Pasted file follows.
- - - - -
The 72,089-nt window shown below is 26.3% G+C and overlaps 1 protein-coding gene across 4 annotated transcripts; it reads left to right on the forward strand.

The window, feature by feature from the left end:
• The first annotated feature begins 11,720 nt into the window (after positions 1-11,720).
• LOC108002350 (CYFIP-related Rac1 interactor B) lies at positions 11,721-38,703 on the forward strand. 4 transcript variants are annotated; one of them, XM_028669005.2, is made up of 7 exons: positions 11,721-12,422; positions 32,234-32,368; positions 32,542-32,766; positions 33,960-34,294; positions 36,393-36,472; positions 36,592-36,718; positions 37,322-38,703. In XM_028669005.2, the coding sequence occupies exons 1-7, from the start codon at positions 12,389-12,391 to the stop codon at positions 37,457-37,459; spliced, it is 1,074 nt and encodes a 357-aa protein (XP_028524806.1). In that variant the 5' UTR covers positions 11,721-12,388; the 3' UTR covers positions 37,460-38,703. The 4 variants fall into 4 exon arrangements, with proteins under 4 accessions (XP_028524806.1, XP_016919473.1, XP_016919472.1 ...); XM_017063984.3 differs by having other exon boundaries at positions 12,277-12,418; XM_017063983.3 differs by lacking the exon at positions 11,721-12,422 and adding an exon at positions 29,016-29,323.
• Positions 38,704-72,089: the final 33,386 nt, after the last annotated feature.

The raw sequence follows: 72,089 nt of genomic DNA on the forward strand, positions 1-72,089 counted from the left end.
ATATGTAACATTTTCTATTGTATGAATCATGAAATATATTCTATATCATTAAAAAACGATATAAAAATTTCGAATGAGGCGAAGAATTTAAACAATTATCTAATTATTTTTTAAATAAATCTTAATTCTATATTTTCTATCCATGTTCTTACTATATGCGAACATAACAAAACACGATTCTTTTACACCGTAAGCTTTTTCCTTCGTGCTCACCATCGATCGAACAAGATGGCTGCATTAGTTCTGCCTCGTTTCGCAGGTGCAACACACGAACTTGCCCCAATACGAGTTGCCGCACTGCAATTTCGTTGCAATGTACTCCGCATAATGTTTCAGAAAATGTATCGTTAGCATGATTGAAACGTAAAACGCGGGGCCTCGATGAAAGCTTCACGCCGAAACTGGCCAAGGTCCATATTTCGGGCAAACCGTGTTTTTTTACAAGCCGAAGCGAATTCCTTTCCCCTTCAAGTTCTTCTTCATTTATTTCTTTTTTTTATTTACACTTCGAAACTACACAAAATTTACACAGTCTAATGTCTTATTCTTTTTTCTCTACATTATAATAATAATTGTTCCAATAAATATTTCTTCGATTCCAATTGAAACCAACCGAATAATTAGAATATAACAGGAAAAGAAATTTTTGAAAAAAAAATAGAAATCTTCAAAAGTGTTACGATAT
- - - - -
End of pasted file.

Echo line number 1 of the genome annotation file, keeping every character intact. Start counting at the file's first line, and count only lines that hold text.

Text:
The 72,089-nt window shown below is 26.3% G+C and overlaps 1 protein-coding gene across 4 annotated transcripts; it reads left to right on the forward strand.